Last week the Green Party of Aotearoa New Zealand hit 100,000 likes on their Facebook page, becoming the first New Zealand political party to do so. The New Zealand iteration of the Green Party movement have always been overachievers online, especially relative to their international cousins and I've always considered them to be the pace setters in terms of what's worked for political social media in New Zealand whether it's from a visual design perspective, or how they've translated political communication strategy to their social media channels.
There's a few reasons for this - and it's not because their graphic designers appear to be hooked on sepia filters. The first is that due to their co-leader system, the Greens invest heavily in promoting the Green Party brand rather than the individual brand of their leaders as is the case for National, New Zealand First and - up until this year - Labour. It makes sense from the perspective that they don't want either of their co-leaders to be more dominant than the other in terms of their public profile, so by focusing on the Green Party brand itself, they avoid that awkward situation. (James Shaw's 9,400 page likes compares favourably to Meteria Turei's nearly 15,000 given he's been co-leader for a much shorter period of time).
Along with investing heavily in the Green Party Brand, the Greens have a pretty easy set of values and messaging to put in front of people - protecting our natural environment, saving endangered species, fighting climate change - they're all remarkably easy ideas to sell people. Supported by visuals like picturesque scenery or cute animals, it appeals to people on an emotional level and to their credit the Greens have leveraged this side of their brand remarkably well with emotional calls to action supported by compelling creative work.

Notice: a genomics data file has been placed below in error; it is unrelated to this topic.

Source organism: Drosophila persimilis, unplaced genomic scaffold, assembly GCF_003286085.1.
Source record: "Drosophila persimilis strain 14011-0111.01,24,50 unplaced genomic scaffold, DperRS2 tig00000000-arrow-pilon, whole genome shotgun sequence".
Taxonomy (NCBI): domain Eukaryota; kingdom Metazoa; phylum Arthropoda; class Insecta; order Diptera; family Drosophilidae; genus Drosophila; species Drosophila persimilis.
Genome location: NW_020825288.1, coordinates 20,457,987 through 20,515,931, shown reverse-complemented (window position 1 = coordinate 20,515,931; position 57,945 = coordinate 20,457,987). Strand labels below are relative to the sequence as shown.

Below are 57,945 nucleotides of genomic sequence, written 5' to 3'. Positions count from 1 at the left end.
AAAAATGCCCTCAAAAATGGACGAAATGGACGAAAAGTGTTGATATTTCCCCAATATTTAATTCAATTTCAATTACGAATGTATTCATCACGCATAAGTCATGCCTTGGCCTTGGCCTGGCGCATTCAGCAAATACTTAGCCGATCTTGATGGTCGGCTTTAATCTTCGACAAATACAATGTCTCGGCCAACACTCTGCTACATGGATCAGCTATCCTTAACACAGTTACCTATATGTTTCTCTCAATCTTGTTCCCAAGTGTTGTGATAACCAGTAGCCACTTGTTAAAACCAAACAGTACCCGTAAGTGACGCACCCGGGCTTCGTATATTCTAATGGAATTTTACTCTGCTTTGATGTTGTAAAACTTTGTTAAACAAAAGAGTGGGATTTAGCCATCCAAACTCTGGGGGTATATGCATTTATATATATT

Whether you agree or not with the methods the Greens advocate for achieving their policy goals in these areas, it's hard to not agree that protecting out environment, saving endangered species, and fighting climate change are all good ideas and important things for New Zealand to focus on.
It should come as little surprise that week in, week out, the Greens have some of the most engaged with content both in terms of raw numbers of likes, comments, and shares, but also relative to the size of their Facebook page likes. This is also all without looking at Twitter where that channel's audience is almost custom made for the Greens to thrive.
Interspaced with their messaging around social justice issues such has poverty, homelessness, and supporting low-income families, the Greens have a very strong and compelling online brand that's well suited to online activism. As to the degree that this online success translates to polling day success is up for discussion. The Greens have certainly realised that as good as their online game is, their ground game needed to be stepped up significantly, and they've publicly committed to doing just that this year, including door knocking four times as many people as they did in 2014.
That aside, it's worth comparing how the Greens compare on Facebook relative to their international cousins, and its here that they really shine. Using one of Facebook's backend tools I've looked at how many people have an interest in their domestic Green Party each month versus how many people use Facebook on a monthly basis in that country.
As you can see, the Green Party of Aotearoa New Zealand really does outperform its overseas equivalents with 5% of New Zealand's monthly Facebook users having an interest (that is engaging with) their page or content. There is, undoubtedly, an element of supporter de-centralisation away from the nationwide brand in Australia, Germany, and the United States - where the federal Green brand has to compete with more locally focused state-based Green brands. While in the United Kingdom the Green Party brand is divided along national lines. Even taking that into account, I really feel that the New Zealand Greens can be very proud of what they've achieved online.
As I alluded to before, how this will translate into votes come 23 September is harder to predict. The traditional thinking is that while people love to say they'll party vote Greens to polling companies as it's generally considered a nice, warm brand that people don't have strong feelings for or against, when they walk into the polling both that mentality changes and away from the judgement of others, they revert to voting for a different party.